The Victorian Civil and Administrative Tribunal has ordered that criminal lawyer Patrick Dwyer be reprimanded and fined $40,000 after charges were brought against him by the Legal Services Commissioner (LSC).
The lawyer, who has practiced for 34 years in Northcote, practices exclusively acting for defendants in criminal matters. About 80 per cent of his work is funded by Legal Aid, and the Tribunal reported the practice is “very busy”.
The LSC brought four charges of professional misconduct and one charge of unsatisfactory professional conduct against Dwyer for non-compliance with trust account obligations, a failure to provide a costs disclosure statement, the creation of false documents and subsequently misleading the LSC.
Counsel for the LSC submitted to VCAT that the lawyer’s dishonest conduct was “clearly inconsistent” with a lawyer’s duty to act with honesty and candour and he should not be entitled to practice.
Senior Member Jonathan Smithers said: “It is obviously vital that the regulator of the profession be able to rely on the word of practitioners required to provide information to it when carrying out its investigations. The duty of honesty and candour to the LSC is similar to the duty owed to the courts”.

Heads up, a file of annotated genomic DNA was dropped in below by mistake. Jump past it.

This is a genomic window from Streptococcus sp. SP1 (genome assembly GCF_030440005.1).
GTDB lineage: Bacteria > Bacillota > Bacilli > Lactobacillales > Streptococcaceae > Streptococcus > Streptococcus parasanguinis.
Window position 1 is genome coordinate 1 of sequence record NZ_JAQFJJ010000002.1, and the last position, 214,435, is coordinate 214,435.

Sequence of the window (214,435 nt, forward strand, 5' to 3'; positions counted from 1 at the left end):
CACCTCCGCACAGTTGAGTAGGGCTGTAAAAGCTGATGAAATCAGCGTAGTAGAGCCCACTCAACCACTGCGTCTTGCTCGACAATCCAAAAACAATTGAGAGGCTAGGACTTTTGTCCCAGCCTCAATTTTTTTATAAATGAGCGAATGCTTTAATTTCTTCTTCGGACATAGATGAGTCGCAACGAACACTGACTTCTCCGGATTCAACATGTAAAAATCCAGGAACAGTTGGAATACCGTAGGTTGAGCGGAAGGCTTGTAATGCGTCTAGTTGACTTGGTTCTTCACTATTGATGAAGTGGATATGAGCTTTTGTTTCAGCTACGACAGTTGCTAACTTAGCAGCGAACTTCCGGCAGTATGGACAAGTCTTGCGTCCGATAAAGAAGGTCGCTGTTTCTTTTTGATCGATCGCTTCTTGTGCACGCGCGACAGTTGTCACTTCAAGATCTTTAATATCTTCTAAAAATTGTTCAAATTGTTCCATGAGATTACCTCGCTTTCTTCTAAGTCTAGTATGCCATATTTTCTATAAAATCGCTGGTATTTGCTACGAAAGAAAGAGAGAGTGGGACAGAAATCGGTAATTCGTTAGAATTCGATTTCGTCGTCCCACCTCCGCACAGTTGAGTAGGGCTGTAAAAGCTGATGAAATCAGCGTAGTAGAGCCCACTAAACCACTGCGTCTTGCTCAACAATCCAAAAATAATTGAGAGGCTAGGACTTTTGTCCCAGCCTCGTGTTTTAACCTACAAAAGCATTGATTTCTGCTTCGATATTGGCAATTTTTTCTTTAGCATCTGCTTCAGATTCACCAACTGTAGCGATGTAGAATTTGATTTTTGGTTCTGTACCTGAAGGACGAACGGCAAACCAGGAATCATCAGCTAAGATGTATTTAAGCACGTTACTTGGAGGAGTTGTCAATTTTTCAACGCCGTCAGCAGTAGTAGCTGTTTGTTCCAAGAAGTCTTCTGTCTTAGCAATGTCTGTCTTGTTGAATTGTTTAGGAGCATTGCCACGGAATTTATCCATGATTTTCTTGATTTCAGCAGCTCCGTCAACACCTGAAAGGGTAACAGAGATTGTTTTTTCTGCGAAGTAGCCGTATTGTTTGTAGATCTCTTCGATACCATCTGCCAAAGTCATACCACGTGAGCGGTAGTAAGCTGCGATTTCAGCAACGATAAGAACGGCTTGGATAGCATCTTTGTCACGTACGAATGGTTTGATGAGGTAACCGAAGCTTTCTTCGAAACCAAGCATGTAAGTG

However, in making the orders, VCAT said that Dwyer did not receive any benefit from his actions and nor was the client or anyone else disadvantaged as a result. VCAT also considered the numerous character references provided attesting to the lawyer’s character and his ongoing contribution to the community.
Acting Legal Services Commissioner, Russell Daily, said that this case highlights the importance of lawyers providing honest responses to the LSC when information is requested.
Dwyer was also ordered to pay the LSC’s costs of $8,102.35. Although the charges were admitted in this case, he has 28 days to appeal the sanction.